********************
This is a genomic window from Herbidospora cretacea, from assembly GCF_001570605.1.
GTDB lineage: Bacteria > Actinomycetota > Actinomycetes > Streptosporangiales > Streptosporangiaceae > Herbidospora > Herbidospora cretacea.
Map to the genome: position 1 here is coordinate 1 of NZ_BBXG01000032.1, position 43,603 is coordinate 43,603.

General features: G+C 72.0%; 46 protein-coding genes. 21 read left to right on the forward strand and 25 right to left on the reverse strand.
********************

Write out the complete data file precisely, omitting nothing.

This is a genomic window from Herbidospora cretacea, from assembly GCF_001570605.1.
GTDB lineage: Bacteria > Actinomycetota > Actinomycetes > Streptosporangiales > Streptosporangiaceae > Herbidospora > Herbidospora cretacea.
Map to the genome: position 1 here is coordinate 1 of NZ_BBXG01000032.1, position 43,603 is coordinate 43,603.

General features: G+C 72.0%; 46 protein-coding genes. 21 read left to right on the forward strand and 25 right to left on the reverse strand.